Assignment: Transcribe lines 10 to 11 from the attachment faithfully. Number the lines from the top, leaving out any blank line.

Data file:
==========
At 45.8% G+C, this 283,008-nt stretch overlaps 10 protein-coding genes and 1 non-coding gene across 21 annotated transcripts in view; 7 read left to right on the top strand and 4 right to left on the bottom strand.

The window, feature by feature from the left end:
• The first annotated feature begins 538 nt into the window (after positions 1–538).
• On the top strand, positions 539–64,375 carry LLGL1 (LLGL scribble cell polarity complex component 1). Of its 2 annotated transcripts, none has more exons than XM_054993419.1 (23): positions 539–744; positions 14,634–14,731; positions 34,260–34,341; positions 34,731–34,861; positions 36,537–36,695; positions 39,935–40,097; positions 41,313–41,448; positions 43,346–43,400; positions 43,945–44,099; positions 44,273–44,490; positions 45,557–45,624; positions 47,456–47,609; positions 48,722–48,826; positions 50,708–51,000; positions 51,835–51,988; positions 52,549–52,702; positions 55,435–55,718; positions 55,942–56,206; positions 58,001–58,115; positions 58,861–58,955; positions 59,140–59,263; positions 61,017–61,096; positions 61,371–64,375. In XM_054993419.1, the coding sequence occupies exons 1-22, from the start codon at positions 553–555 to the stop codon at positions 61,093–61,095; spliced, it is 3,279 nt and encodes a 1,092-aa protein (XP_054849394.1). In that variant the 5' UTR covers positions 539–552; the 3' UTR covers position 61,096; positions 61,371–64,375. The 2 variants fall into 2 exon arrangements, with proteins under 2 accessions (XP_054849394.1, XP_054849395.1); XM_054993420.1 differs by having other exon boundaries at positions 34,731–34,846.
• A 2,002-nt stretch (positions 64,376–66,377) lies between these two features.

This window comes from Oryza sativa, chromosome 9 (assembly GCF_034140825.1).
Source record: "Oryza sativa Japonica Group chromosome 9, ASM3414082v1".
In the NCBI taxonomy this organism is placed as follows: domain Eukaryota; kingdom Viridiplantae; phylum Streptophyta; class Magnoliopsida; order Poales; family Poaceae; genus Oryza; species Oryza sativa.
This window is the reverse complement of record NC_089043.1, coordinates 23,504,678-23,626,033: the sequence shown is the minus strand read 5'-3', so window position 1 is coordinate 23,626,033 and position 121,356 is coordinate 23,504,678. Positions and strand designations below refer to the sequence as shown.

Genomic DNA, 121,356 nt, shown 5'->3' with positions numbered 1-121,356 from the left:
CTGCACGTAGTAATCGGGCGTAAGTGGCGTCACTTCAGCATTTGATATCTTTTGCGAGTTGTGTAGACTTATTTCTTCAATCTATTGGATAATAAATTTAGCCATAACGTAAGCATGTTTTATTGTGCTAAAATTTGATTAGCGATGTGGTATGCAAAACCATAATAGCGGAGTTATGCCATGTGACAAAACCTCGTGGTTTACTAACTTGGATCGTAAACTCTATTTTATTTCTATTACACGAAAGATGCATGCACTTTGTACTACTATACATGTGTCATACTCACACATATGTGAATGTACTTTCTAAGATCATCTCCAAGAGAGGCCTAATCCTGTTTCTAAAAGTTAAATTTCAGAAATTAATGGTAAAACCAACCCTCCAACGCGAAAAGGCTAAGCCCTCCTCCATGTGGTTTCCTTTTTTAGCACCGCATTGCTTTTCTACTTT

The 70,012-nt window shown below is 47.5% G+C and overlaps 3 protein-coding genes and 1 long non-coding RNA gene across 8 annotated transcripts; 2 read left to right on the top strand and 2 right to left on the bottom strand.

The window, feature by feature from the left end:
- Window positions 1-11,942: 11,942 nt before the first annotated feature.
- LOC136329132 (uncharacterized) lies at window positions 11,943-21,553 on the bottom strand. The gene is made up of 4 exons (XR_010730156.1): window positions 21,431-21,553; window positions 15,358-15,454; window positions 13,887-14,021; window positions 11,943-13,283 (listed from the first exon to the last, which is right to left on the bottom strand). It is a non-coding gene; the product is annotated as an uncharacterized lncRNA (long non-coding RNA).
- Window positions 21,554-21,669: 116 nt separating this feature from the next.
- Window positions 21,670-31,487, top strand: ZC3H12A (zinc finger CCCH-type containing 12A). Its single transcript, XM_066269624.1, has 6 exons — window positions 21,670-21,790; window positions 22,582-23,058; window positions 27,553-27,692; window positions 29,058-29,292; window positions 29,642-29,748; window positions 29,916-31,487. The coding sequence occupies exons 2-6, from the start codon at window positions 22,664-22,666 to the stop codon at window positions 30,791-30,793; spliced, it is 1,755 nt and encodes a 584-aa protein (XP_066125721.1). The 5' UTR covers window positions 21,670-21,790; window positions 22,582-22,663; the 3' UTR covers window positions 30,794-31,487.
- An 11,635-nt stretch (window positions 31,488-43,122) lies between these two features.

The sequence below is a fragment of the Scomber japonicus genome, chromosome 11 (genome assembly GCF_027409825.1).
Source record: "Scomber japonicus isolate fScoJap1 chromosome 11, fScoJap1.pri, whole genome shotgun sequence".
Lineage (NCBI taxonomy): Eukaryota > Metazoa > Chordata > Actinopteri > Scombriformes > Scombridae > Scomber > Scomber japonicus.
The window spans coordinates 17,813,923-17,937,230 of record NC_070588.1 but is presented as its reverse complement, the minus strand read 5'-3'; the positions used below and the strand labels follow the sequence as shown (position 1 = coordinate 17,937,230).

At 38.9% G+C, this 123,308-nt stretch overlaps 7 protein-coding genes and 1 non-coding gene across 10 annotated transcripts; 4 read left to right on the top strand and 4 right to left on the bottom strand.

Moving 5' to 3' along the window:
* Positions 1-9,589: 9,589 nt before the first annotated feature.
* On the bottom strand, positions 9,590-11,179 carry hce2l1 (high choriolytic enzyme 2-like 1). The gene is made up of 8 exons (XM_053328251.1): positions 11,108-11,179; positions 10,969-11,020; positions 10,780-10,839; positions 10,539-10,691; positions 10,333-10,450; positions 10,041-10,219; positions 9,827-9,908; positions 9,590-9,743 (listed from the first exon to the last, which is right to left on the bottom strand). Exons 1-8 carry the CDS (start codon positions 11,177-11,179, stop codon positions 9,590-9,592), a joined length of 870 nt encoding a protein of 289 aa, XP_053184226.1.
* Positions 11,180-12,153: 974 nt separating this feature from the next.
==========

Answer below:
Genomic DNA, 121,356 nt, shown 5'->3' with positions numbered 1-121,356 from the left:
CTGCACGTAGTAATCGGGCGTAAGTGGCGTCACTTCAGCATTTGATATCTTTTGCGAGTTGTGTAGACTTATTTCTTCAATCTATTGGATAATAAATTTAGCCATAACGTAAGCATGTTTTATTGTGCTAAAATTTGATTAGCGATGTGGTATGCAAAACCATAATAGCGGAGTTATGCCATGTGACAAAACCTCGTGGTTTACTAACTTGGATCGTAAACTCTATTTTATTTCTATTACACGAAAGATGCATGCACTTTGTACTACTATACATGTGTCATACTCACACATATGTGAATGTACTTTCTAAGATCATCTCCAAGAGAGGCCTAATCCTGTTTCTAAAAGTTAAATTTCAGAAATTAATGGTAAAACCAACCCTCCAACGCGAAAAGGCTAAGCCCTCCTCCATGTGGTTTCCTTTTTTAGCACCGCATTGCTTTTCTACTTT